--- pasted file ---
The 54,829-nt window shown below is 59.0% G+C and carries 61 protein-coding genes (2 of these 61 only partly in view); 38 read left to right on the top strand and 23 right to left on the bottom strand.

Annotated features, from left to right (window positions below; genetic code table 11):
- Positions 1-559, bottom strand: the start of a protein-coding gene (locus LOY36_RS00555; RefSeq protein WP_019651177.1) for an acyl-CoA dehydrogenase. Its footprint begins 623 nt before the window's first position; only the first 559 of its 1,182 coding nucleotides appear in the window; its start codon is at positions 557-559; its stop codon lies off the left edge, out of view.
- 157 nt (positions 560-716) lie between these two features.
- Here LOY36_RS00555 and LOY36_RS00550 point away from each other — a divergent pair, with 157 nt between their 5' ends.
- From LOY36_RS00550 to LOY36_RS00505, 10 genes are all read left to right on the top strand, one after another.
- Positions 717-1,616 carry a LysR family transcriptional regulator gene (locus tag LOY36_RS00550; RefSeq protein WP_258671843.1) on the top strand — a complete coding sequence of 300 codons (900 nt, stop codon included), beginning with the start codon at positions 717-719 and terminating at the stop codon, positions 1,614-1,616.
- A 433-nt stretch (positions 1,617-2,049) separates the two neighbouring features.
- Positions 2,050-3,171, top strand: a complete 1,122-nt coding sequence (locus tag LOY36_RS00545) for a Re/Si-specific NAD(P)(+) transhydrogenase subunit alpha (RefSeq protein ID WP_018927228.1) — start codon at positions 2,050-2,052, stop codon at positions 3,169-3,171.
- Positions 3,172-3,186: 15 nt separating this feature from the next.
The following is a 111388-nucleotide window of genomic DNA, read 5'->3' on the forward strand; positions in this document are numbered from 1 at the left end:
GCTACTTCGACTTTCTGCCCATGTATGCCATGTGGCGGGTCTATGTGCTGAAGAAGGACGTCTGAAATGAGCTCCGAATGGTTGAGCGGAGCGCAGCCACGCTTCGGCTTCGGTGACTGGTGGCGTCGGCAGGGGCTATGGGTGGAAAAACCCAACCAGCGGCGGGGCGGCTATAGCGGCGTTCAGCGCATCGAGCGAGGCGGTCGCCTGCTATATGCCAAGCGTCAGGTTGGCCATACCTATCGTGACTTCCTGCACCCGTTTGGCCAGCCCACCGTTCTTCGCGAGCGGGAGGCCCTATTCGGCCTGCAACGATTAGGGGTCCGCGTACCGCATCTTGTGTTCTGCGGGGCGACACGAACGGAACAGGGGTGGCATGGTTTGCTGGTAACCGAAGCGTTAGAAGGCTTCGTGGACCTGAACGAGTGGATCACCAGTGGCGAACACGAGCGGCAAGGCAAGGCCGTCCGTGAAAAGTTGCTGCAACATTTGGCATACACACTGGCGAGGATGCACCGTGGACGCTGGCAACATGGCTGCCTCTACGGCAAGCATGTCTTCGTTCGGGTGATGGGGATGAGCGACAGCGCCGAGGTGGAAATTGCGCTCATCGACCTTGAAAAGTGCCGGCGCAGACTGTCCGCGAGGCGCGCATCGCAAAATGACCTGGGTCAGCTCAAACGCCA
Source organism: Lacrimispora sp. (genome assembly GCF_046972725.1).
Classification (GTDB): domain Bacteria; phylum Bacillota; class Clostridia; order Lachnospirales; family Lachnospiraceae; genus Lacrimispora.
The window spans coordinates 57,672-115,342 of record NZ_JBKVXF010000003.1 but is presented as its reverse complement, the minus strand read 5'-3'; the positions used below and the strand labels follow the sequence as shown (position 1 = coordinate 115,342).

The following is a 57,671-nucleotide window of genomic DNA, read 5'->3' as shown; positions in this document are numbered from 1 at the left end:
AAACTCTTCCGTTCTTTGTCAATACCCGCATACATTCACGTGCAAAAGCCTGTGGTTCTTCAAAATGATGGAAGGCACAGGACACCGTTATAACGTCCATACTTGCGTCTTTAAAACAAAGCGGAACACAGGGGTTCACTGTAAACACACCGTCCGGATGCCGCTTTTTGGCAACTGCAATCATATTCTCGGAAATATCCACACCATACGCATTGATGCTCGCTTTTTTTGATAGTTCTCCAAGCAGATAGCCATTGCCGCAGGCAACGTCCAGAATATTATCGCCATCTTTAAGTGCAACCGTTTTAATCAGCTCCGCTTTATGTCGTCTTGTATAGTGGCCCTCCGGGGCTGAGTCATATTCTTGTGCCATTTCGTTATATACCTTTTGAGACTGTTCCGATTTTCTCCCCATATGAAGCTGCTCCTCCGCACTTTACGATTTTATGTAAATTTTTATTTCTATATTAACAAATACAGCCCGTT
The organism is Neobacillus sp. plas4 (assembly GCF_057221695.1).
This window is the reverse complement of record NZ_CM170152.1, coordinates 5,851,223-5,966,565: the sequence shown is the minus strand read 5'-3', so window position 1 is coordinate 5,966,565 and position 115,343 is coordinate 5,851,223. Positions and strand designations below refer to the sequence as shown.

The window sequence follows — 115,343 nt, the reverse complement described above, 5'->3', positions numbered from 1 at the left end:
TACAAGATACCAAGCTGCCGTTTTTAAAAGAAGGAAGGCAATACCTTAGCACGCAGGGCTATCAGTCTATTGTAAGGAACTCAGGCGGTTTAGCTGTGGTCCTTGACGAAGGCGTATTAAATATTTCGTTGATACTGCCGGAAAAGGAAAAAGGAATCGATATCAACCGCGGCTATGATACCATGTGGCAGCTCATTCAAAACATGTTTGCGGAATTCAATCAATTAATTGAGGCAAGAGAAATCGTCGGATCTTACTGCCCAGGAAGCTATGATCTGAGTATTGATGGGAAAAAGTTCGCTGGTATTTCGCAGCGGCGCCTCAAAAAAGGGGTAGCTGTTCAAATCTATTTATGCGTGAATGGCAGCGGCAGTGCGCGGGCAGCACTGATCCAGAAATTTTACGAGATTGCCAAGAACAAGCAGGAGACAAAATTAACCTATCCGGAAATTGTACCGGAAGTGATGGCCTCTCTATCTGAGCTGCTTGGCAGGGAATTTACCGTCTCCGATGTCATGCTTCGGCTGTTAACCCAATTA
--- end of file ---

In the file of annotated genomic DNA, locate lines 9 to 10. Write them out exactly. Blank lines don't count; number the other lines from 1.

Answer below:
- Positions 2,050-3,171, top strand: a complete 1,122-nt coding sequence (locus tag LOY36_RS00545) for a Re/Si-specific NAD(P)(+) transhydrogenase subunit alpha (RefSeq protein ID WP_018927228.1) — start codon at positions 2,050-2,052, stop codon at positions 3,169-3,171.
- Positions 3,172-3,186: 15 nt separating this feature from the next.